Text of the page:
By Secondaries Investor’s count, at least four new firms have entered the secondaries advisory market this year, including US giant Guggenheim Securities and high-profile start-up Aviditi Advisors. But in the words of one market source, there’s only one whose entrance is keeping incumbent advisors up at night: Goldman Sachs.

Goldman has the potential to make a serious dent in other advisors’ books. The investment banking giant arguably boasts some of the best industry research, M&A expertise and access to alternative sources of capital that Wall Street has to offer. At the end of the day, Goldman is, well, Goldman.

Now the bank’s financial sponsors M&A group, run out of 200 West Street by David Kamo, has hired a secondaries expert from Lazard. Alex Mejia will help expand the unit’s reach as the secondaries market shifts increasingly closer to the M&A world. He is set to start in May, as sister title Buyouts reported last week.

It is understood that Goldman’s advisory focus will initially be on single- or double-asset deals – a market that has boomed during the pandemic as GPs’ hold periods have been pushed out. But Goldman’s Vintage secondaries investment team – run by global head Harold Hope out of the same West Street location – is also a major buyer in this same market. Its backing of the single-asset restructuring of Hightower Advisors, held in Thomas H Lee Partners’ 2015-vintage fund, is a recent testament to this.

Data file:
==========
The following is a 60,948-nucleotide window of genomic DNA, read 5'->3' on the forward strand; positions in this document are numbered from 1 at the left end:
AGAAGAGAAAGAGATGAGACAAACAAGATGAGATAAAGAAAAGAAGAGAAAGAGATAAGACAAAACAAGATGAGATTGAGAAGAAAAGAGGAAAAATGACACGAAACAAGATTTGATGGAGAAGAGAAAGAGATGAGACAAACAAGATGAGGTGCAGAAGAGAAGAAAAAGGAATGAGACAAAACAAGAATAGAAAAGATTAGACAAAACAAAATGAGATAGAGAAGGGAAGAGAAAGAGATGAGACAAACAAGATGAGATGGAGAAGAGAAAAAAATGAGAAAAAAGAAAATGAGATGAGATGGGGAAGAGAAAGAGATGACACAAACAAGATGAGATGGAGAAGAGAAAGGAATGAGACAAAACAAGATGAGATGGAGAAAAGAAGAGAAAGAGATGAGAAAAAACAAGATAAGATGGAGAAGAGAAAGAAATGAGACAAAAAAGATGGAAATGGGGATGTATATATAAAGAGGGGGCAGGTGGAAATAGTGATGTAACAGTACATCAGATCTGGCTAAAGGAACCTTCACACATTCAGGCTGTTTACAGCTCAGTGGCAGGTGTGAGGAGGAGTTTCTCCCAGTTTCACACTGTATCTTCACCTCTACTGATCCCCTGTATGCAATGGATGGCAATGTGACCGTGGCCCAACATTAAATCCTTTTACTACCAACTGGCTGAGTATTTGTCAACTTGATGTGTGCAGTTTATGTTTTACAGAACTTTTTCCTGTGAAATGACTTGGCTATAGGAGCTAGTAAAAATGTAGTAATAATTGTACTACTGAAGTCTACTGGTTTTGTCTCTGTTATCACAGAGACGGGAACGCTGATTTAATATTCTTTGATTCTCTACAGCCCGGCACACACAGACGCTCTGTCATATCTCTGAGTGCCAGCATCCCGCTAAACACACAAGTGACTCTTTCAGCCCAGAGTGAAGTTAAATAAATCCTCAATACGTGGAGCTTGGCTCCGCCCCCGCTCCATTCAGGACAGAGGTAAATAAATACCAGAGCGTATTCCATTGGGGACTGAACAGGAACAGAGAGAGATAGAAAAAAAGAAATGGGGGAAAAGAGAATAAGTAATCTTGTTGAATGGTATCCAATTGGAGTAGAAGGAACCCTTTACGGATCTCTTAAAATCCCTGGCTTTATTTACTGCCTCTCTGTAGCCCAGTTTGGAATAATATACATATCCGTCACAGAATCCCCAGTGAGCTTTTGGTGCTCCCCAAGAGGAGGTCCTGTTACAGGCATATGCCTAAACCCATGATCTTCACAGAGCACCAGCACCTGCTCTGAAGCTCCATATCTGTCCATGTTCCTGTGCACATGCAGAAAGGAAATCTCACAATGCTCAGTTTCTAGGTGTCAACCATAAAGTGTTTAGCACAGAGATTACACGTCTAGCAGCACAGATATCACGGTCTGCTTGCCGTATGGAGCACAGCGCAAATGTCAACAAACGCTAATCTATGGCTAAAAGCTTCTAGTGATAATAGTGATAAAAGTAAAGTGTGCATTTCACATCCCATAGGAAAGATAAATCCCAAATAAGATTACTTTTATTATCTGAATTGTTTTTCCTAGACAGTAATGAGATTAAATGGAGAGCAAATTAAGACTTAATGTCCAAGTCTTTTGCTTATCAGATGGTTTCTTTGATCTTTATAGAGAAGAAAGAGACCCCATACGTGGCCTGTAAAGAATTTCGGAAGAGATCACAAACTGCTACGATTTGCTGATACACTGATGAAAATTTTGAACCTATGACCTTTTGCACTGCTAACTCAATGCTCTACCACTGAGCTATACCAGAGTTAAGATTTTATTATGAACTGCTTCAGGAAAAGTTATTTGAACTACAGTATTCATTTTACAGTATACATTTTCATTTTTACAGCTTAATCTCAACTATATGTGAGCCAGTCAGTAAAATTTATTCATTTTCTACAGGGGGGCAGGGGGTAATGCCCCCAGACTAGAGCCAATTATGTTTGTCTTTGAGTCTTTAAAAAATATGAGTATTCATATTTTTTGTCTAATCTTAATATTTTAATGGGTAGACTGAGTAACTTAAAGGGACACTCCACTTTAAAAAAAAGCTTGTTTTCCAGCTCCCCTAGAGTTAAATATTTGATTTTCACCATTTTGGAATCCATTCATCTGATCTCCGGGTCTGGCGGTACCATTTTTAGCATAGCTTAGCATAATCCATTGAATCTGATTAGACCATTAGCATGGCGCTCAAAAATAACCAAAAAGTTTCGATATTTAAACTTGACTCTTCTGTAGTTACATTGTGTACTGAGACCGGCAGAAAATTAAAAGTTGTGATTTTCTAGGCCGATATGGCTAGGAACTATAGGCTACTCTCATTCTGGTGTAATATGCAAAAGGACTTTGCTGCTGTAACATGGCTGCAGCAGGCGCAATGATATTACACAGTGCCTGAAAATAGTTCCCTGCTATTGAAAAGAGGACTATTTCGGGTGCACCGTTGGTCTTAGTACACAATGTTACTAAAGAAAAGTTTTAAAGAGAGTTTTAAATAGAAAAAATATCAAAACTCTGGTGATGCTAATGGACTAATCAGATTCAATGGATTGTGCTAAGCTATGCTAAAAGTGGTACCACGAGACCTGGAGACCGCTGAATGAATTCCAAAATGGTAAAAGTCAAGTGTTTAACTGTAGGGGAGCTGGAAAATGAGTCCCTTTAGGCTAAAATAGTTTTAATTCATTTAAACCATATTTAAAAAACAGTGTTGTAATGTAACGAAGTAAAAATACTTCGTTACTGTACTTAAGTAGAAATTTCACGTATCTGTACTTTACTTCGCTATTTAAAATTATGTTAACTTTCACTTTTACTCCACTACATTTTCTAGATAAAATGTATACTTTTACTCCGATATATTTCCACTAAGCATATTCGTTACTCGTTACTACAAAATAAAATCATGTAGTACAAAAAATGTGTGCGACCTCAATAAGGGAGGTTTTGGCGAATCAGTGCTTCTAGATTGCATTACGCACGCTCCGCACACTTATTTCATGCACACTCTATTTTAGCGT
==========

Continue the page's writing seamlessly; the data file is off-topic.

This isn’t the first time Goldman has advised on a deal in the secondaries world, of course. In July, Secondaries Investor reported that the bank had intermediated a preferred equity financing facility on UK buyout manager Exponent Private Equity‘s third fund from 17Capital.

Secondaries Investor understands that in addition to Chinese walls to mitigate conflicts of interest between its investment and advisory units, Goldman the advisor will always have a third-party co-advisor on a deal to work solely with Goldman the investor, should the Vintage team be interested in looking at the deal.

If the TH Lee transaction is anything to go by, this set-up can work. Both Goldman and Evercore advised on the deal, and the transaction was backed by Neuberger Berman and Coller Capital in addition to the Vintage team. Advisors sometimes like to remain discreet about their involvement in a deal in press statements about the close of a transaction, something Goldman and Evercore clearly chose to do in the case of TH Lee (press release here).

Goldman will be hoping that its market-leading standing in the M&A world will convince GPs that paying fees to two co-advisors on a single deal will be worth their while if it can avert any perceived or actual conflicts of interest. In TH Lee’s case, the client appears to have been convinced. Incumbent advisors will be hoping there aren’t too many more.

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